The Iran crisis has inspired three public utterances of relevance to Australia’s foreign and strategic policy; from, in chronological order, NATO Secretary General Stoltenberg, President Trump, and our own inestimable Prime Minister. Collectively, they reveal the real depths of the crisis and a disturbing lack of strategic vision.
President Trump declared, ‘I am going to ask NATO to become much more involved in the Middle East process’. He must have been unaware of the North Atlantic Council meeting’s outcomes or he can’t grasp the basics of alliance policy, or both. Stoltenberg’s post-meeting comments revealed the Alliance’s European members’ awkward position.
Deflecting attention from the roiling tensions in the Alliance is Stoltenberg’s superpower. Asked directly ‘did the US show some evidence’ to justify the timing of the killing General Soleimani, Stoltenberg slid gracefully around the issue. ‘The US provided the rationale behind the action…we had several briefers from the United States, from the State and from Pentagon and they briefed and explained to other Allies why they took this action against General Soleimani’. Was there intelligence to back up the action? Who knows?
The Council members agreed on eliminating ISIS, training Iraqi forces, stopping Iran from getting nuclear weapons, and halting Iran’s activities in the region, but stopped well short of expressing solidarity with the US. ‘This is a US decision’, Stoltenberg said, ‘It is not a decision taken by either the Global Coalition nor NATO’. Nor was it one the Europeans could support.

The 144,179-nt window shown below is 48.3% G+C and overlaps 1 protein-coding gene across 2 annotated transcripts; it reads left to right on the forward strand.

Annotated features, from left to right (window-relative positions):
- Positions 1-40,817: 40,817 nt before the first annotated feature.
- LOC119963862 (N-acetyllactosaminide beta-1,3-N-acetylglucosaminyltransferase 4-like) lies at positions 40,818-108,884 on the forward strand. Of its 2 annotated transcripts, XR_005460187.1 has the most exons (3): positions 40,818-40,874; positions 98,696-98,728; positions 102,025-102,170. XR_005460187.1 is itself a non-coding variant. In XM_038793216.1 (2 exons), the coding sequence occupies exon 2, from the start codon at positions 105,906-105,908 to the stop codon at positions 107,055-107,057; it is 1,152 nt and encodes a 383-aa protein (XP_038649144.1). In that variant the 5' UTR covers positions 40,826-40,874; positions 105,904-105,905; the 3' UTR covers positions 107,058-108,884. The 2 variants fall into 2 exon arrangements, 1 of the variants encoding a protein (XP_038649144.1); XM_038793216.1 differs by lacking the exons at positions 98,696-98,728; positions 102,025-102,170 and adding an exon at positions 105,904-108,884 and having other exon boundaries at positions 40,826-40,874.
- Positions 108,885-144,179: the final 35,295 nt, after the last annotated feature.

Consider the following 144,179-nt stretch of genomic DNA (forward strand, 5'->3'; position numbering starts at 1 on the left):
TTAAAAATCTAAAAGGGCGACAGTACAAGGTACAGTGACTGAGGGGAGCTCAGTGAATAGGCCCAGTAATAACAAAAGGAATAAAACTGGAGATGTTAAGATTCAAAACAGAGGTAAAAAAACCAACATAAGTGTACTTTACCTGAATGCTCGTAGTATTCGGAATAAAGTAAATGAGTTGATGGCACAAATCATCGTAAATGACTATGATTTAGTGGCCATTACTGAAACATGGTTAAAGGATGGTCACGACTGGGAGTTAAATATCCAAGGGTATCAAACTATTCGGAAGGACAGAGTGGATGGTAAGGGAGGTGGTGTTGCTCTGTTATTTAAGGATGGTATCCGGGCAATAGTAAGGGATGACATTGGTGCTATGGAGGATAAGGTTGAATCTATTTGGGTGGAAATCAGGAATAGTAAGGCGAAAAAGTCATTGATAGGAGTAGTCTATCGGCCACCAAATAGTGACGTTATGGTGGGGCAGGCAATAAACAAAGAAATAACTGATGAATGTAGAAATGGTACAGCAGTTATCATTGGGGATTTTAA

Hugh White recently observed, ‘Real alliances—the ones that impose real costs and risks, which are the only ones that matter—only work when there’s a clear alignment of strategic objectives. That’s because countries only commit themselves to alliances, and accept those costs and risks, to serve their own objectives, not their allies’.
Increasingly the strategic interests of the Europeans and the Americans have diverged and the balance between costs and risks for America’s NATO partners is shifting.
Added to the disagreement between the US and its trans-Atlantic partners over Iran, the Joint Comprehensive Plan of Action(JCPOA) and the killing of Soleimani, is the US’s withdrawal from the Paris climate accord and from the Intermediate-range Nuclear Forces Treaty. Also, Germany is incensed at the sanctioning of the important Nordstream2 project; seen as an attack on its sovereignty and energy security. The connivance of the US in Turkey’s move into Eastern Syria without consultation is another irritant.
America’s Russian policy has been confused and contradictory. Against the European consensus the US has urged the re-entry of Russia into the G8 and has been prepared seemingly to jeopardise Ukraine’s capacity to resist Russian supported insurgents. Solidarity in the face of Russian aggression on Europe’s borders, and a common front to deter further disruptive incursions in the Baltics, Balkans and Transcaucasia, is a security priority for Europe but falls well down the US list of strategic issues.